A dimmer switch toggles on and off with a push and allows the brightness of a light to be varied. I sometimes wished my Smalls had come with a dimmer switch but that was just a dream. A wistful dream. But if there are any scientists at the forefront of genetic manipulation reading, it’s a thought for the future.
In the meantime, we found dimmer switches to be very useful in any room that Small was likely to go to sleep in, e.g. our room and the nursery. A dimmer switch had two advantages over a traditional switch:
- Most obviously, it allowed the amount of light in the room to be varied. After a snatched hour or twos sleep in the blessed darkness the eruption of light from a bulb at full power was blinding, for Small, my wife and me, when Small woke demanding…something. The light on its dimmest setting was plenty.
- The toggle click on and off was easy to operate simply by leaning your shoulder on the switch, a boon when my hands were full, either with Small, an armful of junk as I moved it about the house (see Efficiency) or both.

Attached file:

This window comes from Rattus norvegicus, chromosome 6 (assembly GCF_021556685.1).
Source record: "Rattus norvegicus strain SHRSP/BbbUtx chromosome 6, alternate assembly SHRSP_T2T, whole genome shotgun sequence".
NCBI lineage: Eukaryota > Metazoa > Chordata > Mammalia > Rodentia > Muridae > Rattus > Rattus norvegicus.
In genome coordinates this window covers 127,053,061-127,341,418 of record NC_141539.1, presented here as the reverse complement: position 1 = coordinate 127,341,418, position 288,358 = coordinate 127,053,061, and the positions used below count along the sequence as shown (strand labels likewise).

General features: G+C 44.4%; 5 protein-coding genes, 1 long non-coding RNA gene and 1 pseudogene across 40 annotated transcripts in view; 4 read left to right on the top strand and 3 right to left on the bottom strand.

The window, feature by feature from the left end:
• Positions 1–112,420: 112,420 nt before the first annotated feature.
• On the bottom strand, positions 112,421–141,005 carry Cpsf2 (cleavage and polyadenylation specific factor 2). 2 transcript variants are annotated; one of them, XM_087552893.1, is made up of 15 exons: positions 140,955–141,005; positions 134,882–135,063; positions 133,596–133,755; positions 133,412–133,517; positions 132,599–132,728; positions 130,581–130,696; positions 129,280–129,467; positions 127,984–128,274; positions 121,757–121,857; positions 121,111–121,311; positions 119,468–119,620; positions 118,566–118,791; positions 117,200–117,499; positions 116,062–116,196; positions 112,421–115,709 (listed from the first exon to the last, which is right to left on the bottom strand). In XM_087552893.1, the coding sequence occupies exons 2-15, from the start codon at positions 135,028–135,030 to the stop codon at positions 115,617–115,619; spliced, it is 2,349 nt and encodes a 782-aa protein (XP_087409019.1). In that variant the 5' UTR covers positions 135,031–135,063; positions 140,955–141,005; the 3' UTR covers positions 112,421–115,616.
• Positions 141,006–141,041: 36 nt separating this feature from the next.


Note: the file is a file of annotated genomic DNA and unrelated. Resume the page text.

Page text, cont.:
The downside of dimmer switches was that on its lowest setting the light could sometimes appear not to be on at all during daylight. There was a tendency to leave them on as a result. Later, when the daylight faded I would notice that the light had been on all day. This was obviously a waste but the real problem was that my wife became convinced that the house was haunted.
Not so much a parenting guide full of advice, more the reality of parenting kids and being a house husband and father, written by a stay at home dad to three children.
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